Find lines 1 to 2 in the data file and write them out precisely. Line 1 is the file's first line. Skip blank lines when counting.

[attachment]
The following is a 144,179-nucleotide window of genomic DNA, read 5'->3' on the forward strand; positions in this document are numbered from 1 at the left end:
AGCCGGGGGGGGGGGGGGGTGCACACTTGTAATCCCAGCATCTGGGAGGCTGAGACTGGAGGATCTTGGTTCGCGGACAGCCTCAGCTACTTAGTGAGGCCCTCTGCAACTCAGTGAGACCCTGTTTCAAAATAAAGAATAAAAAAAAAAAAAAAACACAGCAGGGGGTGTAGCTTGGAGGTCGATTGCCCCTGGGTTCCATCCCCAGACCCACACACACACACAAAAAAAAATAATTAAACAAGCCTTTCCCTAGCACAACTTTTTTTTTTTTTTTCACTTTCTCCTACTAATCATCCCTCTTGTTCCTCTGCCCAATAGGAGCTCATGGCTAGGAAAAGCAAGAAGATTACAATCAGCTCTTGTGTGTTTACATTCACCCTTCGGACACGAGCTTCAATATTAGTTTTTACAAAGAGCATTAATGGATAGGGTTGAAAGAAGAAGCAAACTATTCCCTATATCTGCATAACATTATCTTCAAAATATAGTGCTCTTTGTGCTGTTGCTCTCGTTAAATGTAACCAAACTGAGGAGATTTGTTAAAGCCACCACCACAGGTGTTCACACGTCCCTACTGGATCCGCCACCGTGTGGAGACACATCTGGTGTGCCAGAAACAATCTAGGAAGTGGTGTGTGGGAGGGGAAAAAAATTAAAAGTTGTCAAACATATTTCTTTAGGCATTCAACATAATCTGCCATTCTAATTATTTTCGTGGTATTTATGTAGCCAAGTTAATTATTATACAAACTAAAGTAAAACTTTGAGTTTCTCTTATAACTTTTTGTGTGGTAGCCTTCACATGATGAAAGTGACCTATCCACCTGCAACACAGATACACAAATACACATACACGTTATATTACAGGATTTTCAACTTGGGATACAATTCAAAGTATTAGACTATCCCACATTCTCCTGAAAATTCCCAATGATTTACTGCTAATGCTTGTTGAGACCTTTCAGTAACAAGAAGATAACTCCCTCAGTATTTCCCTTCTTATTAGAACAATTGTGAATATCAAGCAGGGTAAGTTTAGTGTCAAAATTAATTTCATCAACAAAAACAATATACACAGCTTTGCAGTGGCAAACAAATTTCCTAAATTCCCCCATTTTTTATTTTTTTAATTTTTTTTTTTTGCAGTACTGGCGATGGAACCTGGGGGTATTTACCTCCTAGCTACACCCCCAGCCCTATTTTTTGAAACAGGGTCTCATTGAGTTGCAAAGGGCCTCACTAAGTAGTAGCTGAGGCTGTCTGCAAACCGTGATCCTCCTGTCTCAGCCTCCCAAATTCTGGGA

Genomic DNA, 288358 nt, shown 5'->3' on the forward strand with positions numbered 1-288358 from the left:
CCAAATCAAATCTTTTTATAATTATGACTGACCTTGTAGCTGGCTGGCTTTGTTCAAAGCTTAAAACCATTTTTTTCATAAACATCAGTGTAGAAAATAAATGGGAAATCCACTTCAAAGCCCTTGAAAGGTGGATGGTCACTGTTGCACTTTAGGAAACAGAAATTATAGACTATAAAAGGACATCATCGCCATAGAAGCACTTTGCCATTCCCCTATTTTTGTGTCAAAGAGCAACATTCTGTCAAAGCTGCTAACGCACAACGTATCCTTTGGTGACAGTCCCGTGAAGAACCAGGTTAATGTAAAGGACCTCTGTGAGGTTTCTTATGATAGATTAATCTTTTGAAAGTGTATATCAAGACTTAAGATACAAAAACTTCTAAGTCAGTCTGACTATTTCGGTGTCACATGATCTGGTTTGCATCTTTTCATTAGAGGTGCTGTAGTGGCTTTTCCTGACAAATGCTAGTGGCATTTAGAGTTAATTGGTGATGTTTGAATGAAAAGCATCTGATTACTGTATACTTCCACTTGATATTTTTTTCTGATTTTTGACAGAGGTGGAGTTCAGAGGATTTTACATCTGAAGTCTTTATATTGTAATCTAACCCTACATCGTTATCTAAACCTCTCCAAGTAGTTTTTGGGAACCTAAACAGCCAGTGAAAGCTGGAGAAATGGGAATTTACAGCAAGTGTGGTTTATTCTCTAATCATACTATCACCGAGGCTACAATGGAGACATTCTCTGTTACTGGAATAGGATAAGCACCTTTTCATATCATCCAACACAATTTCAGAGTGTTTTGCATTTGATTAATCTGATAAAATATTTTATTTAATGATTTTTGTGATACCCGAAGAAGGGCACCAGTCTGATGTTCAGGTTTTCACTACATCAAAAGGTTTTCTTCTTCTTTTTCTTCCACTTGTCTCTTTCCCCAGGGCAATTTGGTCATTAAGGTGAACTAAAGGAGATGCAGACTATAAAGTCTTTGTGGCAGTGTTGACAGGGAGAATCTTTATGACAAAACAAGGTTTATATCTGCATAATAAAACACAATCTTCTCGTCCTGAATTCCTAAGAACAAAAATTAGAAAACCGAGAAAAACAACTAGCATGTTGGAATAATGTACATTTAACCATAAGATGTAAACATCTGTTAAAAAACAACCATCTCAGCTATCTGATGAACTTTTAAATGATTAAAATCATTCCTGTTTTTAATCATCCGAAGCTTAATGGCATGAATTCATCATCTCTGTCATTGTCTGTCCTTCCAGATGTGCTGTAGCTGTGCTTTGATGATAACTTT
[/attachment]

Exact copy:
The following is a 144,179-nucleotide window of genomic DNA, read 5'->3' on the forward strand; positions in this document are numbered from 1 at the left end:
AGCCGGGGGGGGGGGGGGGTGCACACTTGTAATCCCAGCATCTGGGAGGCTGAGACTGGAGGATCTTGGTTCGCGGACAGCCTCAGCTACTTAGTGAGGCCCTCTGCAACTCAGTGAGACCCTGTTTCAAAATAAAGAATAAAAAAAAAAAAAAAACACAGCAGGGGGTGTAGCTTGGAGGTCGATTGCCCCTGGGTTCCATCCCCAGACCCACACACACACACAAAAAAAAATAATTAAACAAGCCTTTCCCTAGCACAACTTTTTTTTTTTTTTTCACTTTCTCCTACTAATCATCCCTCTTGTTCCTCTGCCCAATAGGAGCTCATGGCTAGGAAAAGCAAGAAGATTACAATCAGCTCTTGTGTGTTTACATTCACCCTTCGGACACGAGCTTCAATATTAGTTTTTACAAAGAGCATTAATGGATAGGGTTGAAAGAAGAAGCAAACTATTCCCTATATCTGCATAACATTATCTTCAAAATATAGTGCTCTTTGTGCTGTTGCTCTCGTTAAATGTAACCAAACTGAGGAGATTTGTTAAAGCCACCACCACAGGTGTTCACACGTCCCTACTGGATCCGCCACCGTGTGGAGACACATCTGGTGTGCCAGAAACAATCTAGGAAGTGGTGTGTGGGAGGGGAAAAAAATTAAAAGTTGTCAAACATATTTCTTTAGGCATTCAACATAATCTGCCATTCTAATTATTTTCGTGGTATTTATGTAGCCAAGTTAATTATTATACAAACTAAAGTAAAACTTTGAGTTTCTCTTATAACTTTTTGTGTGGTAGCCTTCACATGATGAAAGTGACCTATCCACCTGCAACACAGATACACAAATACACATACACGTTATATTACAGGATTTTCAACTTGGGATACAATTCAAAGTATTAGACTATCCCACATTCTCCTGAAAATTCCCAATGATTTACTGCTAATGCTTGTTGAGACCTTTCAGTAACAAGAAGATAACTCCCTCAGTATTTCCCTTCTTATTAGAACAATTGTGAATATCAAGCAGGGTAAGTTTAGTGTCAAAATTAATTTCATCAACAAAAACAATATACACAGCTTTGCAGTGGCAAACAAATTTCCTAAATTCCCCCATTTTTTATTTTTTTAATTTTTTTTTTTTGCAGTACTGGCGATGGAACCTGGGGGTATTTACCTCCTAGCTACACCCCCAGCCCTATTTTTTGAAACAGGGTCTCATTGAGTTGCAAAGGGCCTCACTAAGTAGTAGCTGAGGCTGTCTGCAAACCGTGATCCTCCTGTCTCAGCCTCCCAAATTCTGGGA